I've always said you can never have too much zoom lens on your camera. Problem is, the more zoom you have, the harder it is to get a quality picture. Here's a little example I shot this evening with an old lens I had and a couple of new fancy Canon Extenders I found at the pawn shop for a good price. Unlike the cheap 400mm lens, these extenders are top of the line. They'll find a place in my camera bag while I wait to be able to afford a nice long prime lens. Anyhow, the shot above is from one end of my living room to the other with just the big 400mm zoom telephoto lens. With the 1.6x crop factor of my 7D, that makes this shot about 640mm. At that kind of zoom, I can't come close to hand-holding it, so I've got it on a tripod and I'm triggering the shot with a remote. I guess I should learn how to lock the mirror up and take the shot, but I'm not quite there yet. Take a close look at the Justin Wilson LP just right of center.

Here's the next shot with a 1.4x extender thrown into the mix. Notice that in addition to giving more zoom, it's also darker. The 35mm equivalent zoom here is 896mm. That's pretty big. This is also the last exposure that the camera would autofocus on and really didn't think it would, but it did. All the remaining shots are manual focus. See that Justin Wilson LP? Not the one left of center in this shot but the other one, still to the right of center. Look close and you're beginning to see a lot of Chromatic Aberration. That means the different colors of light are traveling differently through the lens, and they aren't coming together quite right on the image sensor.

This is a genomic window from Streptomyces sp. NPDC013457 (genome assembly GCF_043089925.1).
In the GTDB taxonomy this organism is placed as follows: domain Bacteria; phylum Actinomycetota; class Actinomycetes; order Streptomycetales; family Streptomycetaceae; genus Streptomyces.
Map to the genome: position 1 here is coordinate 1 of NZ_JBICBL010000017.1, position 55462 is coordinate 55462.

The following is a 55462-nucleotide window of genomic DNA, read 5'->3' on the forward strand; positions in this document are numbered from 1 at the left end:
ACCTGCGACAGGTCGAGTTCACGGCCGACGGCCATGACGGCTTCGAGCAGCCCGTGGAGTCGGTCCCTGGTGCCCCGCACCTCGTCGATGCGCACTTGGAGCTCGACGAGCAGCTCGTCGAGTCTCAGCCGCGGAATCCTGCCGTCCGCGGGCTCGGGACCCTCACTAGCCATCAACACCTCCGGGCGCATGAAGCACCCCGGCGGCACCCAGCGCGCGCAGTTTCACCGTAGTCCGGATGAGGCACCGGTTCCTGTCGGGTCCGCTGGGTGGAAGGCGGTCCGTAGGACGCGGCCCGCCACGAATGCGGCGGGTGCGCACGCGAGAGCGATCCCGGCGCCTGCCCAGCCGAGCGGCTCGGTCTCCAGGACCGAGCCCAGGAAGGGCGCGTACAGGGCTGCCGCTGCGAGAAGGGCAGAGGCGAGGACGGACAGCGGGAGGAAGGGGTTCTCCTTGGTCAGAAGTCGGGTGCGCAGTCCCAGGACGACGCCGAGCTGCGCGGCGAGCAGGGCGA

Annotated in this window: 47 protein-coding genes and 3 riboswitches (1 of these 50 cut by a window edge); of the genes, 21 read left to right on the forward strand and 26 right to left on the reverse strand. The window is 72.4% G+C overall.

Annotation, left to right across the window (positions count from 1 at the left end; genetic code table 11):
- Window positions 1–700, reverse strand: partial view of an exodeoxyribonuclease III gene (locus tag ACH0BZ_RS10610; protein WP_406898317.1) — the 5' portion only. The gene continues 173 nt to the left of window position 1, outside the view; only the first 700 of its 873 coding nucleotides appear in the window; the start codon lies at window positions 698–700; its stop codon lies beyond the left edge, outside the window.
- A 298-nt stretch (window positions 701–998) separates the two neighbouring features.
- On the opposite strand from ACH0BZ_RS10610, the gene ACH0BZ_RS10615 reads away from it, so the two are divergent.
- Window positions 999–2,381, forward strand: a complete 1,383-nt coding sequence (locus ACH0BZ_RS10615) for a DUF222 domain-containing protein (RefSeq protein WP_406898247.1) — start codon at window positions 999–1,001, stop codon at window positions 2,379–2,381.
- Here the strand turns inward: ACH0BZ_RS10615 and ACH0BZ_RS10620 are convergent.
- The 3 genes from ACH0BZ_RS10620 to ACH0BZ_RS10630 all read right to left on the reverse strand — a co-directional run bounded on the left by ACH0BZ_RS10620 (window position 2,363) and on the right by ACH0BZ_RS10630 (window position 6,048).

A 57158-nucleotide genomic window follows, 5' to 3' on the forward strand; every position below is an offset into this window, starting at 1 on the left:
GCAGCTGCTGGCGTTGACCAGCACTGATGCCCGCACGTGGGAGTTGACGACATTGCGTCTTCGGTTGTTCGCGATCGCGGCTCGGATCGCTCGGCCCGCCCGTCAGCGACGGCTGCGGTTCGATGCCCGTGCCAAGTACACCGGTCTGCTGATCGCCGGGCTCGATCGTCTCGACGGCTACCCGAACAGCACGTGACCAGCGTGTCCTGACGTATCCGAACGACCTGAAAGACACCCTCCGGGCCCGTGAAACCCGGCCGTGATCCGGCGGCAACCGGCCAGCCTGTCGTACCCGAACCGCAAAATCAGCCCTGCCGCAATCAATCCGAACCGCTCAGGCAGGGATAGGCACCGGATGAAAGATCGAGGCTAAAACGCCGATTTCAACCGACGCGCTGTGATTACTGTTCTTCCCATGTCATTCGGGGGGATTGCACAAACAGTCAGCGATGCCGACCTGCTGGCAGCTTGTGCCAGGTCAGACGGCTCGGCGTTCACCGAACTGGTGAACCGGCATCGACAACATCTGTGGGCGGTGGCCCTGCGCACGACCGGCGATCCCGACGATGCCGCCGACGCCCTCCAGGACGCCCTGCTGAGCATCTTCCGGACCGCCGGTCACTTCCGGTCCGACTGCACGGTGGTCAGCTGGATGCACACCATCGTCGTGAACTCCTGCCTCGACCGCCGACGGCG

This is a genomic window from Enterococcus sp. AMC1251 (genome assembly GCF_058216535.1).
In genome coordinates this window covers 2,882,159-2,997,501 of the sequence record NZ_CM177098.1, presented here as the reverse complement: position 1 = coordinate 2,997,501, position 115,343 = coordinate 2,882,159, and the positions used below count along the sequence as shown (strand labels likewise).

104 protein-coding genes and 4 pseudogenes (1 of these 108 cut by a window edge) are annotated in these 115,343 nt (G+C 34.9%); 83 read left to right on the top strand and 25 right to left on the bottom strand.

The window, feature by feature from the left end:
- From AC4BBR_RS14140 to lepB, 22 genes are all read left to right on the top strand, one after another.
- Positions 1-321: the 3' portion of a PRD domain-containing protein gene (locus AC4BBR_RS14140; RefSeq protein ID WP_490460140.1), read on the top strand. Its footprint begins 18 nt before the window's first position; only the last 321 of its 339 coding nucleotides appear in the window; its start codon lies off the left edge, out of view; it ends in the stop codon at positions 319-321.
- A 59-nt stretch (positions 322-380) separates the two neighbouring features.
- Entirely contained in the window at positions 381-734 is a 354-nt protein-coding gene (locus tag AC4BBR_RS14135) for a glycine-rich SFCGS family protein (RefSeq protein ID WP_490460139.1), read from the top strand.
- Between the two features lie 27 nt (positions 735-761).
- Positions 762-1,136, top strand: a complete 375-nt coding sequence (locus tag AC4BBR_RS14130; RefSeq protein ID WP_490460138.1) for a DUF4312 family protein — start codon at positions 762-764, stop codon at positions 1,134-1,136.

And here's a shot with the 2x Extender in place, making a 1280mm shot. Way, way, way long, and way too dark. I think I shot this one at a full stop more than the camera wanted, and I still had to brighten it up a little. Look close at our Justin Wilson title and you can see it's getting a lot worse. This is in pretty poor lighting, so maybe it wouldn't be so bad in daylight, but it still wouldn't get you into National Geographic.

Last but not least, this is the 400mm lens plus the 2x extender plus the 1.4x extender plus the 1.6x crop factor, making for a total 35mm equivalent of 1344mm! That's a lot of zoom! However, this is clearly the worst picture of the lot. It's almost to the point where you can't read the lettering on the Justin Wilson LP. If you were a double naught spy, though, this would certainly get you some incriminating photographs. Now, if I only had a nice 400mm L series f/2.8 prime lens to try this little test on...

So what happens when I put all these together? The collage above shows all the pictures crammed into one, with the lens alone at the bottom, followed by 1.4x, then 2x, then 1.4x and 2x on the top. I blew up each picture by the same factor as the missing extenders to get the scale the same in each shot. I also tried to fudge the levels a bit to get the brightness levels the same, but I didn't go crazy with it. (You can see where the camera shifted slightly between shots, I must need a heavier tripod.) Anyhow, you can see that I'm probably just as well off zooming the photo digitally as I am by having all that extra glass. I think if I had started with better glass, there would be fewer flaws to amplify, but it would still be a trade-off. I have a lot to learn when it comes to such things. Maybe I should just go back to a point-and-shoot with a 10x zoom and quit worrying about such things. Sure would be cheaper.